If you haven’t jumped feet first into the world of mobile marketing, there’s no better time than now.
According to Google, the mobile Web is growing eight times the speed of the Internet, showing how digital marketing is quickly becoming a mobile-first world.
Last year, U.S. mobile users were buying more smartphones than they were in 2010. By the end of the year, almost 75 percent of mobile devices sold were smartphones. This is worth nothing, as only approximately 33% of U.S. mobile handset sales were attributable to smartphones just two years before.
iGR’s new market research report, U.S. Smartphone Forecast, 2011 – 2016, previews the expected sales for 2011-2016 both in terms of non-smartphone, and smartphone devices and mobile operating systems (OSes). Recent trends within the market are also discussed and applied to the conversation about the future of handset sales to end users through 2016.
Some of the factors that led to this increase across U.S. users include:
- a rise in upgrade/replacement purchase as non-smartphone users buy smartphones,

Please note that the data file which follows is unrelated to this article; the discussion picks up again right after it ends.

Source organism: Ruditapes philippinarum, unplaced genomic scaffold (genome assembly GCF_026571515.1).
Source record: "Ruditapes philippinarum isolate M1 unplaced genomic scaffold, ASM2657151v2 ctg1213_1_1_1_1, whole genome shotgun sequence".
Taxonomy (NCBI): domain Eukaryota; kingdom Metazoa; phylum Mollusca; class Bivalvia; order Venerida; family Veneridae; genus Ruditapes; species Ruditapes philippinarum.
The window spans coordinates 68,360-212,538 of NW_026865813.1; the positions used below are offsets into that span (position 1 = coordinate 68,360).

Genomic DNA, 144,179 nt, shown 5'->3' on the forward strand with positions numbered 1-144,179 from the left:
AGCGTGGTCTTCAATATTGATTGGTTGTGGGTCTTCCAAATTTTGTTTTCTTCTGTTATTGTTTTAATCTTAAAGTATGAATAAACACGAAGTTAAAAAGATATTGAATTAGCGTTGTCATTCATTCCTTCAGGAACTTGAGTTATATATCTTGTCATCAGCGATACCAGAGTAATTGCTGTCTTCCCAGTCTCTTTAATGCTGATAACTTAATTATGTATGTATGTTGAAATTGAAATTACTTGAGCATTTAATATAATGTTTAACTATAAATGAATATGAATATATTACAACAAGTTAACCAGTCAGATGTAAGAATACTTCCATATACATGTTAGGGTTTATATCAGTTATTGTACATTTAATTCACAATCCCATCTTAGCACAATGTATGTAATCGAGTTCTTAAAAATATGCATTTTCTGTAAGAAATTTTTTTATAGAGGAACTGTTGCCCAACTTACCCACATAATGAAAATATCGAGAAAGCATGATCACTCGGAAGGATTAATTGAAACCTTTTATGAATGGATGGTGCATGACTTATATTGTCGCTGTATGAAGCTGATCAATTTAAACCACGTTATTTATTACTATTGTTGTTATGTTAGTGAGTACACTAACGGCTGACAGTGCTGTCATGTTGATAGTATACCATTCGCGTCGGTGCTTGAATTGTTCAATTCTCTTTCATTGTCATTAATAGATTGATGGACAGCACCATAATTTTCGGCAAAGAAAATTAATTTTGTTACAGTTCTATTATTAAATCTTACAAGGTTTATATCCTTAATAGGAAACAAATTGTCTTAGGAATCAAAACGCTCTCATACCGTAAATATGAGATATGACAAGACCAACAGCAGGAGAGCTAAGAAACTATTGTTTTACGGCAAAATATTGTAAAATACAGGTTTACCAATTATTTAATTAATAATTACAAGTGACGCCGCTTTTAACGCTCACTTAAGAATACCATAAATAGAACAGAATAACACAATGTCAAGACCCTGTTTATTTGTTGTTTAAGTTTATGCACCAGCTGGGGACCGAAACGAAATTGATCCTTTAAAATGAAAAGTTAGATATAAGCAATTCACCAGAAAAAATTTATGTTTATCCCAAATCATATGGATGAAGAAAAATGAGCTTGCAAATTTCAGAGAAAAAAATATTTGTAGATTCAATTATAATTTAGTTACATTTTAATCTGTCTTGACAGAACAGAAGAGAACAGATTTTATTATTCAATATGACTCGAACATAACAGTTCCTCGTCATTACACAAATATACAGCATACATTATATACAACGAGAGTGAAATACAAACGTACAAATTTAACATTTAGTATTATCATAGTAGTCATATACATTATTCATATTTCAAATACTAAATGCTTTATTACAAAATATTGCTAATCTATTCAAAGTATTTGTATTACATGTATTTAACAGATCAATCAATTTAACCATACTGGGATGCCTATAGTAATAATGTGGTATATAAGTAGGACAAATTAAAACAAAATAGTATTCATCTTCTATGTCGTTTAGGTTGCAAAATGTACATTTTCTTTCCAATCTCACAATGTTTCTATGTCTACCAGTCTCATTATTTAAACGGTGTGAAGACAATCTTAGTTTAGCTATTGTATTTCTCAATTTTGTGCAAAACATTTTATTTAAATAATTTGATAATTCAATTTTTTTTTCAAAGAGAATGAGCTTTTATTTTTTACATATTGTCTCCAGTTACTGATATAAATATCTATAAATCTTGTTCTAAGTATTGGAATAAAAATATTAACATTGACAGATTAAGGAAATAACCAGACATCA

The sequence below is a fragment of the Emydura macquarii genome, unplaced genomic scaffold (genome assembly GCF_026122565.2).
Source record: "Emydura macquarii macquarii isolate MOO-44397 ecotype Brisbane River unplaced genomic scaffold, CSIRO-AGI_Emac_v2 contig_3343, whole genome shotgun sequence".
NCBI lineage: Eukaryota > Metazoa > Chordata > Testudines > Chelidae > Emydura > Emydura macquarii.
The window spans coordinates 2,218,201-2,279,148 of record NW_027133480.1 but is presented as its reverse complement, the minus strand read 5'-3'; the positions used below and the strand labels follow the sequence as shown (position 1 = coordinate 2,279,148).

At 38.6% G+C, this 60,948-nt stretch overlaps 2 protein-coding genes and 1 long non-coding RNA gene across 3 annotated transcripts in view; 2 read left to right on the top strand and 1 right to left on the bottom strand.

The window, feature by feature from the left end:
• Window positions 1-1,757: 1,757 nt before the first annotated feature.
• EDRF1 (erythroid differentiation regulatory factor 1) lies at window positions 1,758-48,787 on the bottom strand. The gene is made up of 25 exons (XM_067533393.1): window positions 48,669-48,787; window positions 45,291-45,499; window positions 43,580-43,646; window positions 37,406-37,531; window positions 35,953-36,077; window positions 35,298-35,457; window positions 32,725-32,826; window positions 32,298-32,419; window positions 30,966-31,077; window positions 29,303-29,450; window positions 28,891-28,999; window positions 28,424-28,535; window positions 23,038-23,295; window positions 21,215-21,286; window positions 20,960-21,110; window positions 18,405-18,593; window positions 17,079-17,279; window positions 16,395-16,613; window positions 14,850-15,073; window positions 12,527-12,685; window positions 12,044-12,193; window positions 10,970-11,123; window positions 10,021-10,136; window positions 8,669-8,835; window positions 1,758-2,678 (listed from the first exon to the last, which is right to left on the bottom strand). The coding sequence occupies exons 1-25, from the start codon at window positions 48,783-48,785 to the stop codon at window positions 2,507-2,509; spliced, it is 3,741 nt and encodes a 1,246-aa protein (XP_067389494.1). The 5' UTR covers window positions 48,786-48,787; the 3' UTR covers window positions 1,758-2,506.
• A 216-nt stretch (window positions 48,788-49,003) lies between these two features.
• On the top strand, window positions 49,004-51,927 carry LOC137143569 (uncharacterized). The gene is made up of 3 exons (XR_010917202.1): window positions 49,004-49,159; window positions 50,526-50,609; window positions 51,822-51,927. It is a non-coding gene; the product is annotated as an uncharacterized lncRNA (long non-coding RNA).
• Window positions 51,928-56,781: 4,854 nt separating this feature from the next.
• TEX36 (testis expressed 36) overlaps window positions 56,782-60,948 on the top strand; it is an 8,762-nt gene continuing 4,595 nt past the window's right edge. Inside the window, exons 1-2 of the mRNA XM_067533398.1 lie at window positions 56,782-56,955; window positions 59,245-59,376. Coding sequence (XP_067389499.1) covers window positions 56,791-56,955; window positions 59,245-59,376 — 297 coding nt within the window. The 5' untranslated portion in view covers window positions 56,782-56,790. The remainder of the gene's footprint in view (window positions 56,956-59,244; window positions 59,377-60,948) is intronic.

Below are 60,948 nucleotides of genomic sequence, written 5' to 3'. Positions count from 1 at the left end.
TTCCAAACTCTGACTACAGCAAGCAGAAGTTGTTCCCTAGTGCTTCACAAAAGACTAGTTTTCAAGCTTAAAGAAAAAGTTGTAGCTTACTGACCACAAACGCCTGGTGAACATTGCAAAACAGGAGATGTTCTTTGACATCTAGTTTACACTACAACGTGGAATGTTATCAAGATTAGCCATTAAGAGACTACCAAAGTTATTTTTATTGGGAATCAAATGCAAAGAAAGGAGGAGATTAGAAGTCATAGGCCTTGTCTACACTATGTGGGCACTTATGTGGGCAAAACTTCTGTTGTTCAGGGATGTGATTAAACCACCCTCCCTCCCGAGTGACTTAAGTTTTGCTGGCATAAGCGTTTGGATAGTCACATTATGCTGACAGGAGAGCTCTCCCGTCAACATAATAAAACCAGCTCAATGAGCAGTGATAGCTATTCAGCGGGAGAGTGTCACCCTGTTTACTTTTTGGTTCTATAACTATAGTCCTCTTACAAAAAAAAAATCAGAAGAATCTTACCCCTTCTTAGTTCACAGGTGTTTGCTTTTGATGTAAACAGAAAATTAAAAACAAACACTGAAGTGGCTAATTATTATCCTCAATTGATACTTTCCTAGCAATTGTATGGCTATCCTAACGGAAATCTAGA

- enterprise user trends (more personal liable smartphones in use),
- evolving mobile device hardware and software, and advancements
- carrier network developments (e.g., increasing 3.5G availability),
- the increase in consumer demand for mobile devices that fit a portable lifestyle.
These trends, along with other factors, provide support for the upward swing in mobile handset sales overall in the U.S. throughout last year, particularly with smartphones, and these are expected to continue. In fact by 2016, iGR expects approximately 96 percent of U.S. handset sales to be comprised entirely of smartphones.
“The growth in the U.S. smartphone market has been very strong in the last few years,” said Iain Gillott, president and founder of iGR, a market research consultancy focused on the wireless and mobile industry.
“But as the market becomes saturated, smartphone sales growth will slow. For OEMs who are hoping to gain, or regain, market share in the U.S., the time to act is now. By 2014, we believe the majority of the smartphone sales growth will be over.”
Beyond the USA, there’s an currently an estimated one billion smartphones in the world. In case you’ve not heard, the world’s population is seven billion people. This percentage of the human population owning smartphones around the world is rapidly increasing.